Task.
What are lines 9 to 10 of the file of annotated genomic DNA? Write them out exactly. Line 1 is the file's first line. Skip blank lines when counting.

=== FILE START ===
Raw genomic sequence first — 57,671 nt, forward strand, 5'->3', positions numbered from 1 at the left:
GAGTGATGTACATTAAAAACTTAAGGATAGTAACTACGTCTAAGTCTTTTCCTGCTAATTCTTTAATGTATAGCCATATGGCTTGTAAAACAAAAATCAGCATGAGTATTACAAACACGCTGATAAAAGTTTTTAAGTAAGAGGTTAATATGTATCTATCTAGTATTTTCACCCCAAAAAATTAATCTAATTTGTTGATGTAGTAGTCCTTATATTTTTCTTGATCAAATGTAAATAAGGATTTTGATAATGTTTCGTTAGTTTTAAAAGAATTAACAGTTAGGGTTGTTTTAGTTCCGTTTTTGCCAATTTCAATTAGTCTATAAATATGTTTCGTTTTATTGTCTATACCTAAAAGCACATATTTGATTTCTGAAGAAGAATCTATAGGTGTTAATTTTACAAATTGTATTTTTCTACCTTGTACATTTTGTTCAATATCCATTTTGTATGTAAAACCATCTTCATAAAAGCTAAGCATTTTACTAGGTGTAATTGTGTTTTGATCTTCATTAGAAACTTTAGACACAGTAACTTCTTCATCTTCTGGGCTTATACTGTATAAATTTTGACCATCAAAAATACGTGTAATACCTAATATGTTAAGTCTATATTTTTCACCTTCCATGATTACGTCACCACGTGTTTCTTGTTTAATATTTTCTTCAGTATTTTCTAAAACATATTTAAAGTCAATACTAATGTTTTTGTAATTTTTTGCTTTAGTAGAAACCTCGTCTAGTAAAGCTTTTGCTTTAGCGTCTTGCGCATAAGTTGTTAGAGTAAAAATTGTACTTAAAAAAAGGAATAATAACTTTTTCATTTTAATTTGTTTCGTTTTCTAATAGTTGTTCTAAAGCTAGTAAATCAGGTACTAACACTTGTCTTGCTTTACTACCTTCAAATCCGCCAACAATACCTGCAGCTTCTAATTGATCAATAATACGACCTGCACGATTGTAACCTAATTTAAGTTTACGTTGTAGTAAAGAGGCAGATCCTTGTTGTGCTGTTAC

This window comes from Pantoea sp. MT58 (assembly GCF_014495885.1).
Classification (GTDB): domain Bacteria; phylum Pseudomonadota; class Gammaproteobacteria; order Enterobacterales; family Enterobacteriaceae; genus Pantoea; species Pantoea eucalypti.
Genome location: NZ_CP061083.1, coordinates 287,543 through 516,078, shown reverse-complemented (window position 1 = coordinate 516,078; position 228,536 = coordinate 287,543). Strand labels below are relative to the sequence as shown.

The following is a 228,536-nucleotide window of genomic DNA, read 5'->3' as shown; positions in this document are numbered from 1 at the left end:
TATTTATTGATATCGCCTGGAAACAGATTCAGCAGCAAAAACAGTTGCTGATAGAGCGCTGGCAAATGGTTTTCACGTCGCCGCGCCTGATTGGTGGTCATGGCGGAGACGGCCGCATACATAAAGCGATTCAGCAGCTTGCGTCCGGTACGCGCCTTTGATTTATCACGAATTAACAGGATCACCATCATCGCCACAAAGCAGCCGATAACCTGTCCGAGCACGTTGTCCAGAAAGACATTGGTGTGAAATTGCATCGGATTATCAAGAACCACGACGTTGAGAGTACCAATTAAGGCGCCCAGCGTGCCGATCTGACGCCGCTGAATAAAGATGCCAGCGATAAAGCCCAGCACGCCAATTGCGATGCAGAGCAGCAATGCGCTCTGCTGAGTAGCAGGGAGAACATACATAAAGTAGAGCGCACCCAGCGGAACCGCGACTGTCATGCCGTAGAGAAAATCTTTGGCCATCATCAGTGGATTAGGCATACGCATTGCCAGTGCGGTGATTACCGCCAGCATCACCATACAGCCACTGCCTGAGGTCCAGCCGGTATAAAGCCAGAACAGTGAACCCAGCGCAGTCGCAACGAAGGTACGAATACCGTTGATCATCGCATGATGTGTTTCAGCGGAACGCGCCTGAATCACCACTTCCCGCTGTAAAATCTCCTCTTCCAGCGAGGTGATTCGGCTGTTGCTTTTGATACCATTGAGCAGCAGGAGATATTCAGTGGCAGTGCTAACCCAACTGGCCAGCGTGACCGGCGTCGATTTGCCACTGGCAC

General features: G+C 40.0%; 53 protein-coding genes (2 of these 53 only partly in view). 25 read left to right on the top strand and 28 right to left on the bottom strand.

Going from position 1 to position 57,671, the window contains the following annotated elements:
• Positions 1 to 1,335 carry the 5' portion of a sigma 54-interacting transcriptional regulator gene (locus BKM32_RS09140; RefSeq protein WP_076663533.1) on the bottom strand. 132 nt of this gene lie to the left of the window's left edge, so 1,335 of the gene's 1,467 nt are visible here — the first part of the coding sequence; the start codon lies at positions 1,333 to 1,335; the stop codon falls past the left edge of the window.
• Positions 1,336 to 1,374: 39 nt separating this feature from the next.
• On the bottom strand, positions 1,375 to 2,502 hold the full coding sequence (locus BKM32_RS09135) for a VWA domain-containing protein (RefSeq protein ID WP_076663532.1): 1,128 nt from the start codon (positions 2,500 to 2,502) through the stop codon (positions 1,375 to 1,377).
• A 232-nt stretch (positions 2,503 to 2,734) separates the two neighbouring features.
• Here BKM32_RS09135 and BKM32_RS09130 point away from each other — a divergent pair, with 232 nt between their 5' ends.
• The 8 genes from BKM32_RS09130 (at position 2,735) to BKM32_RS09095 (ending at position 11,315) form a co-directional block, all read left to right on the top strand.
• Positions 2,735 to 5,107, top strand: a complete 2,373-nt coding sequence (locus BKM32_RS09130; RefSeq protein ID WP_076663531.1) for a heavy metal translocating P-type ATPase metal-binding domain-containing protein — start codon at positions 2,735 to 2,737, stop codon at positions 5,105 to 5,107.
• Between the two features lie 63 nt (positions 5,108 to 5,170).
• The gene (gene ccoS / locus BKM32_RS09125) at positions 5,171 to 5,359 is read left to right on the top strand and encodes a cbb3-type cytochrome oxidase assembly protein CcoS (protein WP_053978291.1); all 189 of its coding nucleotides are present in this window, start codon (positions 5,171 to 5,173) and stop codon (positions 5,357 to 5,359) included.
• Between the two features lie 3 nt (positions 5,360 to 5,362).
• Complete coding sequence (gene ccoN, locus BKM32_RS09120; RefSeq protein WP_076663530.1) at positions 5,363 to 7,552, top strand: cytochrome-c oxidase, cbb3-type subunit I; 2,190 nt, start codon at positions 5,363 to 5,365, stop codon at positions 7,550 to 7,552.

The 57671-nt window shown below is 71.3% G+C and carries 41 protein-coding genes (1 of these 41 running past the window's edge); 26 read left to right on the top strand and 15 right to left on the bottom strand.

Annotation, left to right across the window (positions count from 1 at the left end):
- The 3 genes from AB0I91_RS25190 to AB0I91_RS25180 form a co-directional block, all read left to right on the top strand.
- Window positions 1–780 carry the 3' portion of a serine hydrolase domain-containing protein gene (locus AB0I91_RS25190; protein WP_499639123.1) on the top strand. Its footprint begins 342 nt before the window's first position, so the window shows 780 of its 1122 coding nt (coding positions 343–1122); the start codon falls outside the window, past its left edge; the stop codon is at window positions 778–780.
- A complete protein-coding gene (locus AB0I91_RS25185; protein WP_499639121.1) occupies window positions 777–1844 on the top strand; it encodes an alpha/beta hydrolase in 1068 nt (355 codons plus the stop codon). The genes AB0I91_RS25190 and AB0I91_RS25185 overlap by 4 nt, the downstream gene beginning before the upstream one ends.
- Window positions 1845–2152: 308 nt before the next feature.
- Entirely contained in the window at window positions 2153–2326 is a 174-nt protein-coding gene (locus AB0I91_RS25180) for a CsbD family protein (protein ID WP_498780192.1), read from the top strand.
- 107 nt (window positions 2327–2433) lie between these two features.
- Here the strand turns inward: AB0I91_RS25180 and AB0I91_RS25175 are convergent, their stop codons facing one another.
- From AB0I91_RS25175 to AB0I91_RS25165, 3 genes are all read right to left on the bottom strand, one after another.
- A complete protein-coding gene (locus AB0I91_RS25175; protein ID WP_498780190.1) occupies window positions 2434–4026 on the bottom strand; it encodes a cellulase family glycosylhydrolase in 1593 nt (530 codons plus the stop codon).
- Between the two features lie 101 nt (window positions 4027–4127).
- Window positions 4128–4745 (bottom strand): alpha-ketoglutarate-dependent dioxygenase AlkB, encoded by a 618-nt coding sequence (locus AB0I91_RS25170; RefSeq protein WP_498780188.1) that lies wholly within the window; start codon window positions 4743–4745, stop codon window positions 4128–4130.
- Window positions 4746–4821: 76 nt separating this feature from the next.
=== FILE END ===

Going from position 1 to position 57,671, the window contains the following annotated elements:
• Positions 1 to 1,335 carry the 5' portion of a sigma 54-interacting transcriptional regulator gene (locus BKM32_RS09140; RefSeq protein WP_076663533.1) on the bottom strand. 132 nt of this gene lie to the left of the window's left edge, so 1,335 of the gene's 1,467 nt are visible here — the first part of the coding sequence; the start codon lies at positions 1,333 to 1,335; the stop codon falls past the left edge of the window.